Harrogate

HG1 1PU

http://www.norserestaurant.co.uk

 

Dubrovnik

Recently my Instagram page has been filled with photos of Dubrovnik, the place had been on my list for ages, so after plenty of to-ing and fro-ing about the idea, we finally visited during the school hols. We’d arrived with high hopes after positive reports from mates who’d fallen in love with the place, and for us the place didn’t disappoint – it was beautiful and relaxing, easy to get around, with lots of cultural sights, decent local wine and tasty Mediterranean food. Our apartment was literally a few metres away from the Stradun which was perfect for us, we could explore to our hearts content and pop back for a bit of a siesta if we needed to.

Here’s a run down of a few must do’s I’d recommend in anyone’s itinerary:

Stroll down the Stradun

The old town’s famous street stretching between the city’s two main gates is probably one of the world’s most photographed. Luckily it wasn’t as crowded as it can be in the most popular months of peak season, being common place for waves of coach parties bringing tourists from the multiple boats that visit the city. It’ll probably be the first thing that catches your eye as you walk through the Pile gate, believe me!

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Walk the city walls

The most touristy thing to do here, with fantastic ever-changing views, at a steady pace with time to take in your surroundings and the odd photo or two, it’ll take 2.5 hours or so. There’s lots of opportunity along the way to break the journey up, either have a cold refreshment and a sit down or come down and fit in other sights en route. Safe in the knowledge your ticket allows you to hop on and off the wall, (not literally, but you know what I mean!).

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Explore the Old Town’s nooks and crannies

Meandering in and around the narrow streets and alley ways let us gauge a sense of the areas character; where locals go about their daily business, be it hanging out their washing (often in-between houses), chatting in the streets or selling handmade souvenirs. Easy to navigate around, one way or another they seemed to work their way back to Stradun every time.

Visit some churches and monasteries 

Some of the highlights include the 14th Century Franciscan Monastery, with a beautiful and tranquil cloister and it’s pharmacy still in use today. 

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Cloisters of the Franciscan Monastery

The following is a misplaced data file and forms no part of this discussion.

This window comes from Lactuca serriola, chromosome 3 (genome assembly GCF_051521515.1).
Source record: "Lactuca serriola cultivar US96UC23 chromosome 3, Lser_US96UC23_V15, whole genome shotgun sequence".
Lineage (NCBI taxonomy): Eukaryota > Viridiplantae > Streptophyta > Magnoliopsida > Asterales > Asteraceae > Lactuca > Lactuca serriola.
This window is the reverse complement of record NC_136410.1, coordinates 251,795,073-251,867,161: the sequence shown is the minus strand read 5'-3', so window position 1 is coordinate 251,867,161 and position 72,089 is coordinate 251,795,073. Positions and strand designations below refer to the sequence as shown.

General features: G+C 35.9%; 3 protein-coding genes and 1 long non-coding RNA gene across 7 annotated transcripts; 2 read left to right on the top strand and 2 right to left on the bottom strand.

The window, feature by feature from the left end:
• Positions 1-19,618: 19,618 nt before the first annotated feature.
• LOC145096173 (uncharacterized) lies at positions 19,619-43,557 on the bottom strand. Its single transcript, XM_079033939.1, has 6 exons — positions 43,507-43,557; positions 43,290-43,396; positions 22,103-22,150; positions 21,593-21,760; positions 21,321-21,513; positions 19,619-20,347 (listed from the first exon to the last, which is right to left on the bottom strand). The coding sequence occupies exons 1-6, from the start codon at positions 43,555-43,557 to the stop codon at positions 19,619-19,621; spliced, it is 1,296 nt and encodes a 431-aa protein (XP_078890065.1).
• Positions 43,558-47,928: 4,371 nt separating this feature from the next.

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Another monastery of note is the Dominican Monastery, built at a similar time to the city walls. A dominant structure, it’s exterior seen to the fullest when walking the city walls, it’s cloisters are peaceful and the church possesses some artistic gems. 

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Dominican Monastery 

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In close proximity to each other on the Stradun are the Church of St. Blaise, the Sponza Palace and the Rector’s Palace. 

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Church of St. Blaise
Sponza Palace
Rector’s Palace 

Explore Dubrovnik at night 

With many of the highlights lit up and on show, a stroll through the old town is worth while a portion of your time with many restaurants, wine bars and musicians to entertain. Our apartment was just off the Stradun, so a few times I tried to capture a shot of a empty street, and was finally successful at 4am.

Treat yourself to ice-cream, sorbet or both!

Before we’d even arrived in Dubrovnik, I’d been given the heads up of how yummy the ice-cream was and it didn’t fail, completely living up to expectations!! With plenty of ice-cream parlours lining the Stradun, we found ourselves spoilt for choice, do the right thing and get a couple of scoops for yourself!

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Take the cable car up Mount Srd

In a matter of minutes, four to be exact we had panoramic views of the Old Town, it’s neighbouring islands and the Adriatic.

Watch the sunset at Buza Bar

Stepping through a hole in the city wall, some steps lead to a bar that seemed to hang off the side of the cliff. Timing it so we could get a table (it can get busy), the bar has an inviting atmosphere to enjoy the view of the Adriatic sea, Lokrum island and the glow from the sunset.

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Visit an island or two

A great way to avoid the crowds on really busy days was a boat trip to one of the neighbouring islands. With only a 10 minute boat ride from the Old Port our jaunt to Lokrum gave us a botanical garden full of cacti, succulents and lots of other species of plants, lush forests, a secluded salt water lake (The Dead Sea) perfect for a cooling swim and local inhabitants peacocks and rabbits.

Lokrum Island

Dinner at Taj Mahal

Yeah, the name may not sound very Croatian and when I first read it I stupidly had second thoughts about going there. However, after looking at the menu of traditional Bosnian food I was won over and my meat loving husband needed no convincing after that!! The service from the get go was spot on and the food awesome – I can highly recommend the Genghis Khan platter!!!

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Have you been to Dubrovnik, what did you make of it?

Was there anything we should’ve done that we didn’t?